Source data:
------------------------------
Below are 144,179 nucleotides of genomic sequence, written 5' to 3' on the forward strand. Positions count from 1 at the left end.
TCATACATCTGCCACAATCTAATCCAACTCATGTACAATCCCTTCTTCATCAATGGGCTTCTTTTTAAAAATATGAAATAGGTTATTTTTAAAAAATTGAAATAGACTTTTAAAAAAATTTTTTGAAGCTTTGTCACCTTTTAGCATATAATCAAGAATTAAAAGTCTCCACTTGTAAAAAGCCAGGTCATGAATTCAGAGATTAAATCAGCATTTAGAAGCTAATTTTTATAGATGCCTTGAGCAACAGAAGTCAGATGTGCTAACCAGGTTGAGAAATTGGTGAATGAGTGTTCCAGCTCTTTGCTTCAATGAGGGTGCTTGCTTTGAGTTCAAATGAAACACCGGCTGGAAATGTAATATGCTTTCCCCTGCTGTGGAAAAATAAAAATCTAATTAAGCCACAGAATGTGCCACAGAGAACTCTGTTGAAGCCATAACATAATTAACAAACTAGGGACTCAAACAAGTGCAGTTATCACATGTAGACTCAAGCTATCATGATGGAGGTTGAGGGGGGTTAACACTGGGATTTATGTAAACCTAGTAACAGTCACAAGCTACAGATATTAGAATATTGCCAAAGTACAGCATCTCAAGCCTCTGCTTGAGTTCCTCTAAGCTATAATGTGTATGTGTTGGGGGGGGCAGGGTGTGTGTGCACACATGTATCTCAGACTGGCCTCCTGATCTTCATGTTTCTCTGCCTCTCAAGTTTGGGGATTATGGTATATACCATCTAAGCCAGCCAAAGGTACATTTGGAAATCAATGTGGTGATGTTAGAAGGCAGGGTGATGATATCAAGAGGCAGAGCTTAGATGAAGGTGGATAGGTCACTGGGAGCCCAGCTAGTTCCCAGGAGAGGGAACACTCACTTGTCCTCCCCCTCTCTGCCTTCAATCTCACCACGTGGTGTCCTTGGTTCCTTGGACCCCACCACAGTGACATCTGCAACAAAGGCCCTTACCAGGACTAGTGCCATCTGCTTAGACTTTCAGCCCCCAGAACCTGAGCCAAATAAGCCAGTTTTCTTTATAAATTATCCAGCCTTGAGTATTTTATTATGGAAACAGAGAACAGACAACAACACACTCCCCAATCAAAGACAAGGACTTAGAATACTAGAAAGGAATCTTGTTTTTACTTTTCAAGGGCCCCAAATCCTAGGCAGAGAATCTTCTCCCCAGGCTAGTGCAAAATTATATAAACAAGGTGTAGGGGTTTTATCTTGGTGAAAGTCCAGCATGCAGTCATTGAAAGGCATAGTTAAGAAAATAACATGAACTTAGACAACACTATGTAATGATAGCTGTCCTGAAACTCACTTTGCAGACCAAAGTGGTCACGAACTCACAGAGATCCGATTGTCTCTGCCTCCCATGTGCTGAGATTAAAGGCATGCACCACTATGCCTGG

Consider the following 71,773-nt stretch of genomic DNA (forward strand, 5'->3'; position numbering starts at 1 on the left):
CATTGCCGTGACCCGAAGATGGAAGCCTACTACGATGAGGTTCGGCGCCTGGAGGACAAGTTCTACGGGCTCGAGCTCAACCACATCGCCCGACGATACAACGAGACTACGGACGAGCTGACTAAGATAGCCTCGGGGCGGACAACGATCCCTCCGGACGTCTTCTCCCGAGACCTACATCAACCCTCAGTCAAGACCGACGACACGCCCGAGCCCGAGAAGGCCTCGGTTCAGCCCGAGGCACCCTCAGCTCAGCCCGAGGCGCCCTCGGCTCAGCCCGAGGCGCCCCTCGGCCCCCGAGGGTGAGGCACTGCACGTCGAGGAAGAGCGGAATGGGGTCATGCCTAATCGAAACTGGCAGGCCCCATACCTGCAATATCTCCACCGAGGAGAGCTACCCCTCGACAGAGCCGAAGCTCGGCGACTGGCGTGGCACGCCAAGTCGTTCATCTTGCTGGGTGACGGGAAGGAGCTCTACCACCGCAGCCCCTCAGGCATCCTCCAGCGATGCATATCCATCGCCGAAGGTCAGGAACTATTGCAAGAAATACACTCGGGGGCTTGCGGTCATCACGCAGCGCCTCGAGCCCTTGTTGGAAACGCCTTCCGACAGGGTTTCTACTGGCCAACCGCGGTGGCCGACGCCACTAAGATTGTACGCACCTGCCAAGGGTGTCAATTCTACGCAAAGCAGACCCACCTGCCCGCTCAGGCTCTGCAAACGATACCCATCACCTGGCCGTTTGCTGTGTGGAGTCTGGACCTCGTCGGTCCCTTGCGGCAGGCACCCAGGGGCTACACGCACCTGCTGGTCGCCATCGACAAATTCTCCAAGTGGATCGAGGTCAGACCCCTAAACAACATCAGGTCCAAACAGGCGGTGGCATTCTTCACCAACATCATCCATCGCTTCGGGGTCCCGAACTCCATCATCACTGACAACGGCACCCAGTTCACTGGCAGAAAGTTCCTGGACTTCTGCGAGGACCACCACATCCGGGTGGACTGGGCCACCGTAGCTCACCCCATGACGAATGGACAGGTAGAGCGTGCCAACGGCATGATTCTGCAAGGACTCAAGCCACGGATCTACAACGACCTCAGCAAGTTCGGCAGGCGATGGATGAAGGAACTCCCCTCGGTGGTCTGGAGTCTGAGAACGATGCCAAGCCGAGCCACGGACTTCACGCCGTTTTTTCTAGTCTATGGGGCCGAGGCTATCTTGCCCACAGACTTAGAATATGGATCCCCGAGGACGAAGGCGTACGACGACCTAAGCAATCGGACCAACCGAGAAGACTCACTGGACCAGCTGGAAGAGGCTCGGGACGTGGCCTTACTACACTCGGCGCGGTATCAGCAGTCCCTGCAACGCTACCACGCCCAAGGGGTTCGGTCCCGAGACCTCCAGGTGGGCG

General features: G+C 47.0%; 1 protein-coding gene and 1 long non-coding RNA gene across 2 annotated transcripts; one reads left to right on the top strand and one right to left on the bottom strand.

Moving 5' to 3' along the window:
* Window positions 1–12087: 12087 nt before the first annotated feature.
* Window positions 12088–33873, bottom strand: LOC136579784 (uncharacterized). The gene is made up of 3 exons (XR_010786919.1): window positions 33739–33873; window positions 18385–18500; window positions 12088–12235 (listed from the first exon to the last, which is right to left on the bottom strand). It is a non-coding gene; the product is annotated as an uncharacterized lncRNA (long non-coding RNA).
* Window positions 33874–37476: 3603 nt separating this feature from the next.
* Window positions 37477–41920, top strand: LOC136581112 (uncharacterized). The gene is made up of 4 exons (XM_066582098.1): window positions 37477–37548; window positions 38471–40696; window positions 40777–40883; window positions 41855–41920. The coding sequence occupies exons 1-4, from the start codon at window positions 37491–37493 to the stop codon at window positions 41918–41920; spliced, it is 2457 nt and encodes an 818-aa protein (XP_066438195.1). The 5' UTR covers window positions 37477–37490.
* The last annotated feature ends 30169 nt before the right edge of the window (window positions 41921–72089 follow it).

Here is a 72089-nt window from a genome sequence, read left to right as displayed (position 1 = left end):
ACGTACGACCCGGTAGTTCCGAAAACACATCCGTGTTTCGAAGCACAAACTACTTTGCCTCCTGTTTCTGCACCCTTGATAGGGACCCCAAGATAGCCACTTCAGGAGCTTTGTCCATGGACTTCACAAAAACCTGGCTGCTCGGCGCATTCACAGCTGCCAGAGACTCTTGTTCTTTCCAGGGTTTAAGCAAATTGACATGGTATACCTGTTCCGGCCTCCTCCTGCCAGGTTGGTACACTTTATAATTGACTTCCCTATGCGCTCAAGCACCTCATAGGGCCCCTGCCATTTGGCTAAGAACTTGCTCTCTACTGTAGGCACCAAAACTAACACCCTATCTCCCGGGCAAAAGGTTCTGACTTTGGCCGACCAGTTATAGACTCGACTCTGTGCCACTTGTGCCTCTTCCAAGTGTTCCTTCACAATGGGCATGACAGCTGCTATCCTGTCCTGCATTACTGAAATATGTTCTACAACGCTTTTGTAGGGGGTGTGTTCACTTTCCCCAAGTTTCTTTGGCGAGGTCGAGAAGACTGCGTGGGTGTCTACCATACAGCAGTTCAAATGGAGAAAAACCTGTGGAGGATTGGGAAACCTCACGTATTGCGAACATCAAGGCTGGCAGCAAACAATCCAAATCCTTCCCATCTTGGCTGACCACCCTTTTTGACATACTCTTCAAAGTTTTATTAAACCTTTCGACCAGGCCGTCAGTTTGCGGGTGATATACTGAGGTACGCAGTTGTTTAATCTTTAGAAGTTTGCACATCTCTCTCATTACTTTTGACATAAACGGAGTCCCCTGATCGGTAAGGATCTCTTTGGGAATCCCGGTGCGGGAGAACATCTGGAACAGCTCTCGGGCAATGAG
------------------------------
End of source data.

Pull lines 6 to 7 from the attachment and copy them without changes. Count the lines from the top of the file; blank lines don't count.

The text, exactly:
Moving 5' to 3' along the window:
* Window positions 1–12087: 12087 nt before the first annotated feature.